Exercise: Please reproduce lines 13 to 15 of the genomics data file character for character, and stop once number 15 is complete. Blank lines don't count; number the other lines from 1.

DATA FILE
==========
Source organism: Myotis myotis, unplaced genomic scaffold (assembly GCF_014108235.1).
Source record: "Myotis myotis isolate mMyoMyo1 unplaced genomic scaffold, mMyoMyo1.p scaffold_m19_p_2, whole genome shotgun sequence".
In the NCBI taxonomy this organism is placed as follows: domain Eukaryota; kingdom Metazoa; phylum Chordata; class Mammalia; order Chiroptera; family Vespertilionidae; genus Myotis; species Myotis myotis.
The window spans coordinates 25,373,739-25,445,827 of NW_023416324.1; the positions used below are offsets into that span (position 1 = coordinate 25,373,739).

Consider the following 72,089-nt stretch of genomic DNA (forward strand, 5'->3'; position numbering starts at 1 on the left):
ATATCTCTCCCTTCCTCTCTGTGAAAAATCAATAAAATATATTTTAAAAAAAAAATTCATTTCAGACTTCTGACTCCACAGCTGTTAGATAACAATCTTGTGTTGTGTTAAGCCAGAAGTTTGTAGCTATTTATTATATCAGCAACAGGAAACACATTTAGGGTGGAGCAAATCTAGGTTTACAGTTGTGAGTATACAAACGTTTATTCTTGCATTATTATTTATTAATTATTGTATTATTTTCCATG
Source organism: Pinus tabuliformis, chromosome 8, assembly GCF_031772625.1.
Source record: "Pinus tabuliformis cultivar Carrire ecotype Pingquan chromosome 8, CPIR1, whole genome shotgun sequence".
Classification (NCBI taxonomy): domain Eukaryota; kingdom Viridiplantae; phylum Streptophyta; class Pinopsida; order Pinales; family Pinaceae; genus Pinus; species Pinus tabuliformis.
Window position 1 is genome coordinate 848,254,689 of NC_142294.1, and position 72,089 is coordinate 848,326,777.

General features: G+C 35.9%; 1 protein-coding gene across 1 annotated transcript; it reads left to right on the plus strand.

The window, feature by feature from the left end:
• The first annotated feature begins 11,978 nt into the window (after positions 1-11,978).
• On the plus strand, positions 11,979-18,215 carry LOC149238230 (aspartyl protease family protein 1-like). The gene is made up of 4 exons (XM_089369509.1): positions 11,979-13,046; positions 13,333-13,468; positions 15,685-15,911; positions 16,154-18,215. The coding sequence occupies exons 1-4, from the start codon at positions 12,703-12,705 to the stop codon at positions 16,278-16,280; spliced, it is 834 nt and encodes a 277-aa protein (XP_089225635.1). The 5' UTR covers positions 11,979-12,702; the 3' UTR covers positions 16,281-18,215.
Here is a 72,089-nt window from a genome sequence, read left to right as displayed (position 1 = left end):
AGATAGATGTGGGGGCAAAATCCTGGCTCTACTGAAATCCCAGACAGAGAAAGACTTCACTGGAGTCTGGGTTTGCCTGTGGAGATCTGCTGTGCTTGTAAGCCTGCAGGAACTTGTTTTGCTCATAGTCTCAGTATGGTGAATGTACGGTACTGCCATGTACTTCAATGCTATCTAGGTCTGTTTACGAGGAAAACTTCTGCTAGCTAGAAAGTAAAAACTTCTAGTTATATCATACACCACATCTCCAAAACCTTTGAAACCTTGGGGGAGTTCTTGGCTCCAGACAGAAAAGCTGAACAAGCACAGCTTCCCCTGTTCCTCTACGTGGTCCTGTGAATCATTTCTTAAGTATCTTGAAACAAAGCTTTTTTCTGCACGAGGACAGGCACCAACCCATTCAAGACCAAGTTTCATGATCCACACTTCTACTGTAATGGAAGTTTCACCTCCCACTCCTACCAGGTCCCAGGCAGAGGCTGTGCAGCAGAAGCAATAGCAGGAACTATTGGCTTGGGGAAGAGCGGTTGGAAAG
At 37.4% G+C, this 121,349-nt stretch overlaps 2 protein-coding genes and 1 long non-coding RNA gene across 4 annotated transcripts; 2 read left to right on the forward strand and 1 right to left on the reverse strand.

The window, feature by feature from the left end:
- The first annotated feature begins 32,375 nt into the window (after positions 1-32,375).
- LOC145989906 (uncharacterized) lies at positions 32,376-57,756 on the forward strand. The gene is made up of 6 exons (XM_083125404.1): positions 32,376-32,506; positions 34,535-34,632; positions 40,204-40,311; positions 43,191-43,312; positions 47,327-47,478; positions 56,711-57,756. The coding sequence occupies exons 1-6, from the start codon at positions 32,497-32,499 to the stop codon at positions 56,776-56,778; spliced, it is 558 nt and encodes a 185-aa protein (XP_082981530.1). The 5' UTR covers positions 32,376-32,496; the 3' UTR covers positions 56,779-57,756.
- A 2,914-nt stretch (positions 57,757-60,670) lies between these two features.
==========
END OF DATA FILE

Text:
• The first annotated feature begins 11,978 nt into the window (after positions 1-11,978).
• On the plus strand, positions 11,979-18,215 carry LOC149238230 (aspartyl protease family protein 1-like). The gene is made up of 4 exons (XM_089369509.1): positions 11,979-13,046; positions 13,333-13,468; positions 15,685-15,911; positions 16,154-18,215. The coding sequence occupies exons 1-4, from the start codon at positions 12,703-12,705 to the stop codon at positions 16,278-16,280; spliced, it is 834 nt and encodes a 277-aa protein (XP_089225635.1). The 5' UTR covers positions 11,979-12,702; the 3' UTR covers positions 16,281-18,215.
Here is a 72,089-nt window from a genome sequence, read left to right as displayed (position 1 = left end):